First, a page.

Are Protein Bars Good For You?

Are protein bars good for you? This post will answer your questions, explain which bars are best, and even give you recipes to make your own!

Are protein bars all hype? Or are protein bars good for you? This post will answer the question, explain which bars are best, and even give you recipes to make your own!

A lot of questions are presented to me by followers of my journey to a healthy lifestyle. Like, Is Coffee Healthy, or Does Intermittent Fasting Work For Weight Loss?

I really enjoy researching and figuring out these questions, and the cool thing is, I learn a lot in the process, too. The questions that you ask only help me to become more knowledgeable. So, keep them coming, my friends!

So, this post is based on whether or not protein bars are good for you. We’ll determine whether they are just another part of the hype out there, quick fixes for weight loss, or muscle building bars that everyone should eat. 

Protein bars are a grab n’ go food item that fits in with the busy lifestyles many of us lead. They are convenient and a quick way to get nutrients in a pinch. 

There is some confusion after all, because of the sugar content of some bars, or the fact that they don’t have much protein at all. Some protein bars are just extra rich candy bars. But there are other bars that give you a protein boost without a ton of added sugar and other unpronounceable ingredients. 

We’re going to look at all the details to ensure that you are buying the best protein bar for health. Or even better, I’ve got some great recipes for making your own.

Overhead image of a bowl of ingredients to go in a homemade protein bar, including dark chocolate morsels, peanut butter, oats, and pumpkin seeds.


The protein sources used in bars are often from plant and dairy sources. You’ll see ingredients, like yogurt powder, casein, peas, soy, hemp, rice, and whey.

Fat is another ingredient, and it’s important that you look out for fats like partially hydrogenated oils. These are fats you want to avoid. 

Some of the protein bars out there have as much as 30 grams of sugar. Sugar can sometimes sabotage any of the goodness in a bar if it’s the main ingredient. I know you may think it’s hard to stay away from sugar. For the scoop on how to avoid hidden sugars, look at my post about it here. It is entirely possible to drastically cut down on or even quit sugar. And when you do, you won’t find sugary food appealing at all.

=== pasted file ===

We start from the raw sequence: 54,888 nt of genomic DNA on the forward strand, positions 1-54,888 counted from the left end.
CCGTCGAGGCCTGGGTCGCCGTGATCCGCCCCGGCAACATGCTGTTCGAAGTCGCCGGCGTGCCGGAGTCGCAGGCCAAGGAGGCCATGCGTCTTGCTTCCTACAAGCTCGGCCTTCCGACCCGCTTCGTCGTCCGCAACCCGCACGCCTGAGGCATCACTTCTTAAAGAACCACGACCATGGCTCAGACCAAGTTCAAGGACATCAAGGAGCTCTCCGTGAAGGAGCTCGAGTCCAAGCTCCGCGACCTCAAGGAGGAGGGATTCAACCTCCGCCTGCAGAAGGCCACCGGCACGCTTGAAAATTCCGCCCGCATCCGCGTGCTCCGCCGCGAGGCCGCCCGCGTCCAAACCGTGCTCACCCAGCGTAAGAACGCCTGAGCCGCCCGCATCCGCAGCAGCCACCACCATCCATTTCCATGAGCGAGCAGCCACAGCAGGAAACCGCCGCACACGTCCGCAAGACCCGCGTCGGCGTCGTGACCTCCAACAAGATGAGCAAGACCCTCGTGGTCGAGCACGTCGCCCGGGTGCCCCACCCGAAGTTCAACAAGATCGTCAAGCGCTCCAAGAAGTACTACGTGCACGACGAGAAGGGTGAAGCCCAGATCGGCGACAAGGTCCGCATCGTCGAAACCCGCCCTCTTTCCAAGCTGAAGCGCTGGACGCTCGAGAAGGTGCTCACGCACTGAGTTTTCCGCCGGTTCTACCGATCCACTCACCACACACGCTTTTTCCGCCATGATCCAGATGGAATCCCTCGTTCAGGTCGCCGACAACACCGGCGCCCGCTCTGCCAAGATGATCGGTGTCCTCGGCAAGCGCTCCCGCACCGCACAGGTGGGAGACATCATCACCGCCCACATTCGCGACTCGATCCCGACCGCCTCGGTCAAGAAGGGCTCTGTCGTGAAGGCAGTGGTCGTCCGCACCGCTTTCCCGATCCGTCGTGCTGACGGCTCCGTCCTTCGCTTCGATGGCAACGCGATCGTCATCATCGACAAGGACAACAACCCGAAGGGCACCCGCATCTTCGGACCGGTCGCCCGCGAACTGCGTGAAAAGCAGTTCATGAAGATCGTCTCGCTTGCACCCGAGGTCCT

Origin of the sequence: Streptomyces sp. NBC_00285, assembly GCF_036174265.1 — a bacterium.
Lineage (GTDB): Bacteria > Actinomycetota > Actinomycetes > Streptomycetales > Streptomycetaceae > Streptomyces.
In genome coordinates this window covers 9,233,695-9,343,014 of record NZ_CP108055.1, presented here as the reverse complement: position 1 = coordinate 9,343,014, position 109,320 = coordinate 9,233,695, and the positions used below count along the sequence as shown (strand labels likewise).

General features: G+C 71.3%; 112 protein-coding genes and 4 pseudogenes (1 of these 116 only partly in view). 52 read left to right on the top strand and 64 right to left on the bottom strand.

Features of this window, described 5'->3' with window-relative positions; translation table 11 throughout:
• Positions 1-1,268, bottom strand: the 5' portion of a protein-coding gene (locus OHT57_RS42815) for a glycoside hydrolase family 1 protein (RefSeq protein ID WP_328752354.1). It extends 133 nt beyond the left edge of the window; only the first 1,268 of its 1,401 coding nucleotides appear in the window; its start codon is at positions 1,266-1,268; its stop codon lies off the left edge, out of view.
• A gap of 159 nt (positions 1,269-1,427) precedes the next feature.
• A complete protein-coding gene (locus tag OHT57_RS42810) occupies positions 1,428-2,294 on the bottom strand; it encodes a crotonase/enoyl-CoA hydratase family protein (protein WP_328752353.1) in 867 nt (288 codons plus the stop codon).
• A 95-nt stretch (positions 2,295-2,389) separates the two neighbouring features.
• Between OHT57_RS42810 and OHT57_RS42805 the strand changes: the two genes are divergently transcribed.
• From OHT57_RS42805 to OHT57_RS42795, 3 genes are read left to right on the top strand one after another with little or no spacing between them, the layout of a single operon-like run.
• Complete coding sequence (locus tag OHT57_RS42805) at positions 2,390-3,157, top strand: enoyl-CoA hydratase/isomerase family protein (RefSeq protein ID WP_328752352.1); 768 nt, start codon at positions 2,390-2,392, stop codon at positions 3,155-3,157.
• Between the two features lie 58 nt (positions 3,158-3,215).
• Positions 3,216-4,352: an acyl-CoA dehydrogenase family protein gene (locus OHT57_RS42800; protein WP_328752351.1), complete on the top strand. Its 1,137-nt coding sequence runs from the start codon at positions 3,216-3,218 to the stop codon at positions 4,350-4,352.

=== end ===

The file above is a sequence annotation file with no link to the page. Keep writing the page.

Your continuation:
Watch out for high fructose corn syrup, too, an ingredient found in a lot of foods we eat because it is an easy sweetener. It is linked to things like diabetes, fatty liver, and obesity.

On the other hand, fiber in a bar is a good thing. It’s the ingredient that will make you feel full and keep your digestive system working top-notch. Ideally, the bar you eat will have at least 3 to 5 grams in each bar. 

What about calories? If the bar is a meal replacement, look for 300 to 400 calories. As a pre- or post-workout snack, look for 200 to 250 calories.

Healthy ingredients you may see in a protein bar are:

  • Dates
  • Quinoa
  • Oats
  • Nut butter
  • Seeds
  • Dried fruit

Overhead view of a white bowl containing dark chocolate cherry energy bites, with a few cherry morsels sprinkled around the bowl.


Protein is pretty essential to overall health. Protein is thought to influence the hormones in muscle building, help the muscles to recover, and boost your metabolic rate. Protein makes you feel full, and that can keep you away from unhealthy snacking.